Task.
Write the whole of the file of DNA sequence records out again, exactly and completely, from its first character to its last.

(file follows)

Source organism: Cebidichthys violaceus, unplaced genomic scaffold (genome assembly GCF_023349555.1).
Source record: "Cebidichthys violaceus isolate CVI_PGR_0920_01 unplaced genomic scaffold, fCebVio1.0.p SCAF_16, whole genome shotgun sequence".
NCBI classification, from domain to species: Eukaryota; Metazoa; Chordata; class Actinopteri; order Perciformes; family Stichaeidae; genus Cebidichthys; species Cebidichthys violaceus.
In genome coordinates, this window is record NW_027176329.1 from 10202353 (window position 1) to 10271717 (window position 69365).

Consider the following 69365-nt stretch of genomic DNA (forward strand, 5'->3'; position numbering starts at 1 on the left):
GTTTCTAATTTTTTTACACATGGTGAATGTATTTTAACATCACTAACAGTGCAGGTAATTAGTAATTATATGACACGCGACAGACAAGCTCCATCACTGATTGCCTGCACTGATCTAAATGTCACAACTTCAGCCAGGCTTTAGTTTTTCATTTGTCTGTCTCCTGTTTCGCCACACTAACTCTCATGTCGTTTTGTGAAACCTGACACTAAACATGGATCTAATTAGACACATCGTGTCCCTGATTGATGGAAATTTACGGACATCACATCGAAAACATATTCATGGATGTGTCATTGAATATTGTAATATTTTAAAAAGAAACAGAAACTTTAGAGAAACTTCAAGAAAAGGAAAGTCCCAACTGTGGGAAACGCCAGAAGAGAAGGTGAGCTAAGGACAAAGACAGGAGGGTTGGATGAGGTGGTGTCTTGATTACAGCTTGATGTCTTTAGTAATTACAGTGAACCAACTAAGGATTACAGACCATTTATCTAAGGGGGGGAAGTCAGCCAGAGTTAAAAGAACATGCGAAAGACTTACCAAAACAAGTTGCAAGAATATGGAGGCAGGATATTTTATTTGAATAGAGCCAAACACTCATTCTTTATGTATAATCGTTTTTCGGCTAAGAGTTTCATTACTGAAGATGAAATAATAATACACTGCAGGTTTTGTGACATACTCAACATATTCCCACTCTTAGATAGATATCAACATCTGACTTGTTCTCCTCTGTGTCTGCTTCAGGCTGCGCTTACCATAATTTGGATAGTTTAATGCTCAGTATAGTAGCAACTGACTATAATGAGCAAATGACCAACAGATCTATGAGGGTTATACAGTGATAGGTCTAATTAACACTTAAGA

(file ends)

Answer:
Source organism: Cebidichthys violaceus, unplaced genomic scaffold (genome assembly GCF_023349555.1).
Source record: "Cebidichthys violaceus isolate CVI_PGR_0920_01 unplaced genomic scaffold, fCebVio1.0.p SCAF_16, whole genome shotgun sequence".
NCBI classification, from domain to species: Eukaryota; Metazoa; Chordata; class Actinopteri; order Perciformes; family Stichaeidae; genus Cebidichthys; species Cebidichthys violaceus.
In genome coordinates, this window is record NW_027176329.1 from 10202353 (window position 1) to 10271717 (window position 69365).

Consider the following 69365-nt stretch of genomic DNA (forward strand, 5'->3'; position numbering starts at 1 on the left):
GTTTCTAATTTTTTTACACATGGTGAATGTATTTTAACATCACTAACAGTGCAGGTAATTAGTAATTATATGACACGCGACAGACAAGCTCCATCACTGATTGCCTGCACTGATCTAAATGTCACAACTTCAGCCAGGCTTTAGTTTTTCATTTGTCTGTCTCCTGTTTCGCCACACTAACTCTCATGTCGTTTTGTGAAACCTGACACTAAACATGGATCTAATTAGACACATCGTGTCCCTGATTGATGGAAATTTACGGACATCACATCGAAAACATATTCATGGATGTGTCATTGAATATTGTAATATTTTAAAAAGAAACAGAAACTTTAGAGAAACTTCAAGAAAAGGAAAGTCCCAACTGTGGGAAACGCCAGAAGAGAAGGTGAGCTAAGGACAAAGACAGGAGGGTTGGATGAGGTGGTGTCTTGATTACAGCTTGATGTCTTTAGTAATTACAGTGAACCAACTAAGGATTACAGACCATTTATCTAAGGGGGGGAAGTCAGCCAGAGTTAAAAGAACATGCGAAAGACTTACCAAAACAAGTTGCAAGAATATGGAGGCAGGATATTTTATTTGAATAGAGCCAAACACTCATTCTTTATGTATAATCGTTTTTCGGCTAAGAGTTTCATTACTGAAGATGAAATAATAATACACTGCAGGTTTTGTGACATACTCAACATATTCCCACTCTTAGATAGATATCAACATCTGACTTGTTCTCCTCTGTGTCTGCTTCAGGCTGCGCTTACCATAATTTGGATAGTTTAATGCTCAGTATAGTAGCAACTGACTATAATGAGCAAATGACCAACAGATCTATGAGGGTTATACAGTGATAGGTCTAATTAACACTTAAGA